Washington, July 15 : Mayo Clinic scientists say that variations in the serotonin transporter gene may help understand why some people respond better than others to treatment with an antidepressant medication called citalopram (Celexa).
Writing about their latest study in the American Journal of Medical Genetics Part B: Neuropsychiatric Genetics, the researchers revealed that they examined the serotonin transporter gene (SLC6A4) in 1,914 subjects.
They say that two variations in the gene were found to have a direct bearing on how individuals might respond to citalopram.
According to the researchers, SLC6A4 produces a protein that plays an important role in achieving an antidepressant response.
During the study, the influence of variations in SLC6A4 in response to citalopram treatment was evaluated in white, black and Hispanic patients.
The research group observed that white patients have two distinct gene variations were more likely to experience remission of symptoms associated with major depression, while no associations between the two variations and remission were found in black or Hispanic patients.
"The findings of this study represent another step in advancing individualized medicine for psychiatric patients," said Dr. David Mrazek, chair of the Mayo Clinic Department of Psychiatry and Psychology and the study's senior author.
It is believes that pharmacogenetics-the study of how people's genetic makeup affects their response to medications-may improve patient outcomes by matching patients with the right drug from the start, instead of enduring the arduous process of trial and error.
"Patients want to feel better as quickly as possible so the idea of trying one drug after another until you find one that works can be discouraging. The development of pharmacogenetic testing will help increase the likelihood of selecting an effective drug the first time," Dr. Mrazek said.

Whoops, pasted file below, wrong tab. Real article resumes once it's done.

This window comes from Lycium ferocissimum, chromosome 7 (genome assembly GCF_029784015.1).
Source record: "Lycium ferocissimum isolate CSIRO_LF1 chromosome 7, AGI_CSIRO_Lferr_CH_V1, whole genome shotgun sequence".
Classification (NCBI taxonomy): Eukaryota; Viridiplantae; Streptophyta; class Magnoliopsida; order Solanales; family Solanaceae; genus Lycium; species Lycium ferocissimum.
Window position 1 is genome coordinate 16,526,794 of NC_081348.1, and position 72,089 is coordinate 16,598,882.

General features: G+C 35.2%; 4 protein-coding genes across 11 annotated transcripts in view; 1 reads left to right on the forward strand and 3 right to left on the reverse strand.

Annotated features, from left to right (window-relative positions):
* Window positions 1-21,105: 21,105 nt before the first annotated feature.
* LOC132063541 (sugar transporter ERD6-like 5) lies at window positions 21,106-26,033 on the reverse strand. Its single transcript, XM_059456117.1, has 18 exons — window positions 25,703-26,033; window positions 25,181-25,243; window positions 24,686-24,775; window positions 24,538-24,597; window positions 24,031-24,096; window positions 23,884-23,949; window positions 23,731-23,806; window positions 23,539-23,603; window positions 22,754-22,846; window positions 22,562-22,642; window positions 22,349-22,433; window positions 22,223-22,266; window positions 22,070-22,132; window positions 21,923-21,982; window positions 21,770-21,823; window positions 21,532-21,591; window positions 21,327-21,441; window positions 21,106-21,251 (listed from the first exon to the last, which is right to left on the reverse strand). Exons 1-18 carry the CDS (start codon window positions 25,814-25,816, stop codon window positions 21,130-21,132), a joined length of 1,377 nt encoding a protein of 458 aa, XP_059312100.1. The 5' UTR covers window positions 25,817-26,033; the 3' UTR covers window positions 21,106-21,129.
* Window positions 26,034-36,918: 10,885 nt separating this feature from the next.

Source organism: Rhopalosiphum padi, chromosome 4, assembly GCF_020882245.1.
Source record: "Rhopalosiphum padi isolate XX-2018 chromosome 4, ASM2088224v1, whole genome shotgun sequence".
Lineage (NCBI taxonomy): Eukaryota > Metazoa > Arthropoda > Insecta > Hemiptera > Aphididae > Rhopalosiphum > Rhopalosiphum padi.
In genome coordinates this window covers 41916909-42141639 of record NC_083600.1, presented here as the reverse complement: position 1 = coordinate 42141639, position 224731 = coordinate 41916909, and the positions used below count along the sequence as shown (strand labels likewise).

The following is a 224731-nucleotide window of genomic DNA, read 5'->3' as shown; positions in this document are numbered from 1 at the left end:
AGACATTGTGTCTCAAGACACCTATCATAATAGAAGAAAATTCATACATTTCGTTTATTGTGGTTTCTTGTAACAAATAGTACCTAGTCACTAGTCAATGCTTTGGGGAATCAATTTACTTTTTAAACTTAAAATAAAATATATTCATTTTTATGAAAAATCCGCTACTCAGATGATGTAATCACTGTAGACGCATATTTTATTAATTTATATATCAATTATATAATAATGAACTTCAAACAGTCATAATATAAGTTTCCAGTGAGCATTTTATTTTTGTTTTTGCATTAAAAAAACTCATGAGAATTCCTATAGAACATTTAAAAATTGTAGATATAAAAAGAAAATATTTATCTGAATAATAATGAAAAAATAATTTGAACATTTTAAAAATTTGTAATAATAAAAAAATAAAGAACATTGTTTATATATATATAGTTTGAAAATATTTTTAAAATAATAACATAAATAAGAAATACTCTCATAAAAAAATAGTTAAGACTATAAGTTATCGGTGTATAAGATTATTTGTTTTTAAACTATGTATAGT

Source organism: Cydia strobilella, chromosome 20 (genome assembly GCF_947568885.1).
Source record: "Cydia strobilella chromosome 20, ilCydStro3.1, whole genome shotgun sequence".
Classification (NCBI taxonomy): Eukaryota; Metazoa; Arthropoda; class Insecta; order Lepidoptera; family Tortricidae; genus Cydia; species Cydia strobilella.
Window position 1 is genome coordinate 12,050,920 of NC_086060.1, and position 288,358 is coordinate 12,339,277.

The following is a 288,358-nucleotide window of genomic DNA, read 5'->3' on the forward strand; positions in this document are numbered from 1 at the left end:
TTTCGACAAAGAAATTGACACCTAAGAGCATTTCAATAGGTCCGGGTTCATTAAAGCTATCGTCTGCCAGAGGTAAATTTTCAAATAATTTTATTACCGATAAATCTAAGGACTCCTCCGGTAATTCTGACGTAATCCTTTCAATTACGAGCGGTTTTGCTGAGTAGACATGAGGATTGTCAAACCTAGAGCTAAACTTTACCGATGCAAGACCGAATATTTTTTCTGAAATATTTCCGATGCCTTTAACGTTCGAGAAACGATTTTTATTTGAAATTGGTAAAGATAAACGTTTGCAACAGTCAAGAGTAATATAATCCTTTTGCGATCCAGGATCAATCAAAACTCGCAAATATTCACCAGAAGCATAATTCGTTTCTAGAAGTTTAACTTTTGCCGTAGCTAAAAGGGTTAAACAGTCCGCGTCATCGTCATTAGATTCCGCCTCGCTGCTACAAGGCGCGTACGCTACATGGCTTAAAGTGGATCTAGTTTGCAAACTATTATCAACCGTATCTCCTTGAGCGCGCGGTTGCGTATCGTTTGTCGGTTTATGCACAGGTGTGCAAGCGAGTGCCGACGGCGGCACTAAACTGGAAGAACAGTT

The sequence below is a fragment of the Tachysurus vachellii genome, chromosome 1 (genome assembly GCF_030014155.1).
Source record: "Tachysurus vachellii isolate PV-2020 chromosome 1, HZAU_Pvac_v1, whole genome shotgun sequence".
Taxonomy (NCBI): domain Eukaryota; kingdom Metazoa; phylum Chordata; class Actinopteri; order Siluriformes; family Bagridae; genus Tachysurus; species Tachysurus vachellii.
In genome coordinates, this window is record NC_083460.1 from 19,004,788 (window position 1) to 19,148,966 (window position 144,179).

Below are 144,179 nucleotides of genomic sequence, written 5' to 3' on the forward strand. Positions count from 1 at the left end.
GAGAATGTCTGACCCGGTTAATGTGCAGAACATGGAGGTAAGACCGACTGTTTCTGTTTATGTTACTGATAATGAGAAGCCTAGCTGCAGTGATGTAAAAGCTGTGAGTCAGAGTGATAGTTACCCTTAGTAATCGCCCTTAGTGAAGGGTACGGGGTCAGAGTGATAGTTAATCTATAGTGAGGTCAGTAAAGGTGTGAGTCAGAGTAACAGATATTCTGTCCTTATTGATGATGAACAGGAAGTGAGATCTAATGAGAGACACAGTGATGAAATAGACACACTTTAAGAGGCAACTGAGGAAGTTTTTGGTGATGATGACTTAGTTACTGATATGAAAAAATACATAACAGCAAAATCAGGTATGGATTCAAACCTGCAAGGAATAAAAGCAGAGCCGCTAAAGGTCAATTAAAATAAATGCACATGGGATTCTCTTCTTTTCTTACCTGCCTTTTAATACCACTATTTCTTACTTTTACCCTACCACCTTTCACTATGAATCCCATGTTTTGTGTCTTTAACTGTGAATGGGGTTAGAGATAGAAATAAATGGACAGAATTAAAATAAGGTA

He revealed that his team's study was based on the analysis of a data sample from the Sequenced Treatment Alternatives to Relieve Depression Study (Star-D), a National Institute of Mental Health seven-year study that analysed treatment for adult patients diagnosed with major depression.
He said that his team genotyped DNA from 1,914 subjects from the Star-D study for the purpose of their research.
He revealed that the final analysis included 1,503 subjects, including 1,074 whites, 233 blacks and 196 Hispanics.
Dr. Mrazek said that his team was conducting further studies to improve pharmacogenetic testing.
"In the years to come we will be exploring many more genes that influence medication response. In addition to looking at the serotonin transporter gene, we will be looking at serotonin receptor genes and genes that produce the enzymes that metabolize citalopram. By looking at all the genes together we will have a better ability to predict which patients will respond to each antidepressant medication," he said.
He said that examining how other genes predict response to treatment with citalopram, and how variations within SLC6A4 might influence how other medications work are some of the next steps in this field.
"Each step is a step toward greater accuracy in prescribing the right medication for each patient. First, we started with trial and error - which feels like flipping a coin to select a medication. The Holy Grail would be to be able to consider the implications of variations in many genes. Ultimately, we hope to be able to determine with great accuracy which patients will respond to specific antidepressants and which patients will almost certainly not respond," Dr. Mrazek said.
The researcher revealed that less than 50 percent of patients treated in clinical trials experience complete remission of their symptoms, despite the wide use of antidepressant medications.
However, with pharmacogenetic testing, patient outcomes could improve because prescribed medications would be based on a patient's genetic makeup.
"Not all patients respond on the first try. Many patients require two or three trials of medications before we find one that works for them. Our goal is to develop genetic tests that will be easy to administer and will give us results that indicate whether a patient will respond or not," Dr. Mrazek said.
He said that pharmacogenetic testing, which could help determine which patients will respond to citalopram, was available.
He suggested that people who were still sceptical should talk to the their doctors about pharmacogenetics.
"I would predict that within two years there will be more extensive tests available that will be more accurate than tests that focus on one gene. We already know there are half a dozen genes that can provide clues in selecting the right medication for patients," Dr. Mrazek said.